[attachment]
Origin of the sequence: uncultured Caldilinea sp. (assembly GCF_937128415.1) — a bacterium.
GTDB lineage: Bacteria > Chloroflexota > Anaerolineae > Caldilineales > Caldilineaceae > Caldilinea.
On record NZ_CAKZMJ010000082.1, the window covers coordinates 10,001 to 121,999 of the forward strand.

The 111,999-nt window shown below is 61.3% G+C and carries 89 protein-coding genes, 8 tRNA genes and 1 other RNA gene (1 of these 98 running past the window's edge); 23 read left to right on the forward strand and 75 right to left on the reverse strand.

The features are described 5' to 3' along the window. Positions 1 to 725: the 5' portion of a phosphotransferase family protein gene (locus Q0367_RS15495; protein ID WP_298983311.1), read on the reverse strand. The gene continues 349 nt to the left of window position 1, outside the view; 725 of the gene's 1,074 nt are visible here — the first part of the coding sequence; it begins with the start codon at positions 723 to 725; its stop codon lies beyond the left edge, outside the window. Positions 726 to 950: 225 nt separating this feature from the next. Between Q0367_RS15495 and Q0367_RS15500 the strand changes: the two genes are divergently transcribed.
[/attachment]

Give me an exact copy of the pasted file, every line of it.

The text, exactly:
Origin of the sequence: uncultured Caldilinea sp. (assembly GCF_937128415.1) — a bacterium.
GTDB lineage: Bacteria > Chloroflexota > Anaerolineae > Caldilineales > Caldilineaceae > Caldilinea.
On record NZ_CAKZMJ010000082.1, the window covers coordinates 10,001 to 121,999 of the forward strand.

The 111,999-nt window shown below is 61.3% G+C and carries 89 protein-coding genes, 8 tRNA genes and 1 other RNA gene (1 of these 98 running past the window's edge); 23 read left to right on the forward strand and 75 right to left on the reverse strand.

The features are described 5' to 3' along the window. Positions 1 to 725: the 5' portion of a phosphotransferase family protein gene (locus Q0367_RS15495; protein ID WP_298983311.1), read on the reverse strand. The gene continues 349 nt to the left of window position 1, outside the view; 725 of the gene's 1,074 nt are visible here — the first part of the coding sequence; it begins with the start codon at positions 723 to 725; its stop codon lies beyond the left edge, outside the window. Positions 726 to 950: 225 nt separating this feature from the next. Between Q0367_RS15495 and Q0367_RS15500 the strand changes: the two genes are divergently transcribed.